(WIS) - There will be general elections held in South Carolina on Tuesday, Nov. 6.
If you’re like most people, you’re asking yourself this: who’s running? Where do I vote? What will be on the ballots? Here’s a running list of everything you need to know before heading to the polls:
Election day is Tuesday, Nov. 6 from 7 a.m. to 7 p.m. statewide.
If you want to know who is running, when they filed and more, check out the South Carolina Election Commission website to sort out the candidates by election.
When voting, you need to take a photo ID at your polling place. These are acceptable photo IDs to present to your polling attendant:
- SC Driver's License
- SC Department of Motor Vehicles ID Card
- SC Voter Registration Card with Photo
- Federal Military ID
- US Passport
A big question on the Nov. 6 ballot is a 2018 Constitutional Amendment Question. It says:
Would you like to see a sample ballot to see who’s running? You can visit the South Carolina Election Commission website here and find your ballot. For example, this is what a sample ballot could look like for a voter in Lexington County:
Names listed twice on the ballot:
In many races, you may see a candidate listed twice and associated with different parties. For example, you’ll notice the State Treasurer race and the Attorney General race both have candidates who are listed twice.
“Each of those parties has ballot access and the right to nominate candidates which is why someone can appear on the ballot more than once,” Chris Whitmire, Director of Public Information & Training with the State Election Commission said.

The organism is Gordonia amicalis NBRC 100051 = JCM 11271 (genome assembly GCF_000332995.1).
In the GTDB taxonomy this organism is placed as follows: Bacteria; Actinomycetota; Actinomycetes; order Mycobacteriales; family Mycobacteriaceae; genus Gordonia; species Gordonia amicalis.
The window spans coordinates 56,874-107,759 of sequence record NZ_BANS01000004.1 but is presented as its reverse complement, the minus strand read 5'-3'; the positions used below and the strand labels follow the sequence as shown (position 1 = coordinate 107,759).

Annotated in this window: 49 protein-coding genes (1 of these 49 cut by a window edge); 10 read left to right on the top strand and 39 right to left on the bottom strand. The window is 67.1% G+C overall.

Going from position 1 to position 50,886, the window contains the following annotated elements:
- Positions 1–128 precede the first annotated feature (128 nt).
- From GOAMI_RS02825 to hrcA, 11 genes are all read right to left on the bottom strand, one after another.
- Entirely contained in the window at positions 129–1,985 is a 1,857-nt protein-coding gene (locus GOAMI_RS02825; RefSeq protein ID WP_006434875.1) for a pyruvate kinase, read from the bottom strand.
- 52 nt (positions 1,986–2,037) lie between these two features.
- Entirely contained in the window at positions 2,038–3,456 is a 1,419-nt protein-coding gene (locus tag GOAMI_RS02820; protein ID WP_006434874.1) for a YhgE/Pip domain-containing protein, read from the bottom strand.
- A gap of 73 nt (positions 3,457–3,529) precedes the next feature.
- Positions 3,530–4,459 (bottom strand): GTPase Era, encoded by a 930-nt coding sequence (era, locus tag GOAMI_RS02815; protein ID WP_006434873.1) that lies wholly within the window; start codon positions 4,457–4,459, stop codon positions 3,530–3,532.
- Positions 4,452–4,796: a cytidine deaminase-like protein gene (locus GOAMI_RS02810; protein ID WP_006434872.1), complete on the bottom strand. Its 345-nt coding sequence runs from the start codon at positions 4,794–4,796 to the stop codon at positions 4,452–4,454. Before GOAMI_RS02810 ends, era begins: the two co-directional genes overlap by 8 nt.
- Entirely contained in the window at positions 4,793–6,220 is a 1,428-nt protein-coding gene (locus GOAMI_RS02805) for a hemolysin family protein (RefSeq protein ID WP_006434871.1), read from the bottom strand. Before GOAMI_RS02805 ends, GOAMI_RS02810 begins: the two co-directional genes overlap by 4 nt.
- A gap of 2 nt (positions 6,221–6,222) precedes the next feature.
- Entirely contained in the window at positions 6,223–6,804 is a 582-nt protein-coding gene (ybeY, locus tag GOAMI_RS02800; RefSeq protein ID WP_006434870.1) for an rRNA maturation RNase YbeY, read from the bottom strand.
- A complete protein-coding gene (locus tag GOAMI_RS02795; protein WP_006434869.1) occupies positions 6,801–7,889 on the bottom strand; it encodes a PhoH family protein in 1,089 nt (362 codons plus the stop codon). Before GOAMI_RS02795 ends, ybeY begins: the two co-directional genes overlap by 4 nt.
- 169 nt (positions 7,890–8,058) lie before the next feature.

This does not divide that person’s votes. That person will receive all of the votes associated with his or her name.
If you're planning to vote in the primary, you can check SCVotes.org for your polling location. It's the "Find Your Precinct" option in the upper right.
If you do not have your voter registration card and do not know your precinct name, you can use the "Check Your Voter Registration" feature found in the menu under "Voters."
Remember: polls open at 7 a.m. and close at 7 p.m.
Anyone who may run into some trouble at the polls can call the Election Protection Hotline at 1-888-OUR-VOTE. The free, nonpartisan hotline will be returning calls leading up to primary day on June 12 and will be live on a primary day between 6 a.m. and 8 p.m. By calling the 1-866-OUR-VOTE hotline (or 888-VE-Y-Vota), you can confirm your registration status, find your polling location, and get answers to questions about proper identification at the polls.
Lyft and Uber are offering to help you on Election Day. Some restrictions may apply and services may not be available in every state.
Also in the Midlands, the COMET will also provide FREE regular transit service on Election Day.
“This effort is to assist in mobility on Election Day by eliminating fares as an economic barrier to exercising the right to vote. A travel trainer is available by appointment to assist individuals or groups with riding The COMET," the service said. "Contact 803-834-2382 to set up an appointment. The COMET encourages all riders to take advantage of this free service and ride to their polls.”
The national election protection hotline is now taking calls from voters with questions or problems at the polls. South Carolina voters are urged to keep the number handy as they head out to vote.
By calling the 1-866-OUR-VOTE hotline, voters get answers not only to simple questions like their registration status, polling location, and proper identification at the polls, but answers to why they have been turned away and what to do about it.
You can also text your question to 97779.
The Hotline reports will be summarized and shared with state and county election officials to make our next election more accessible for citizens and easier for poll workers.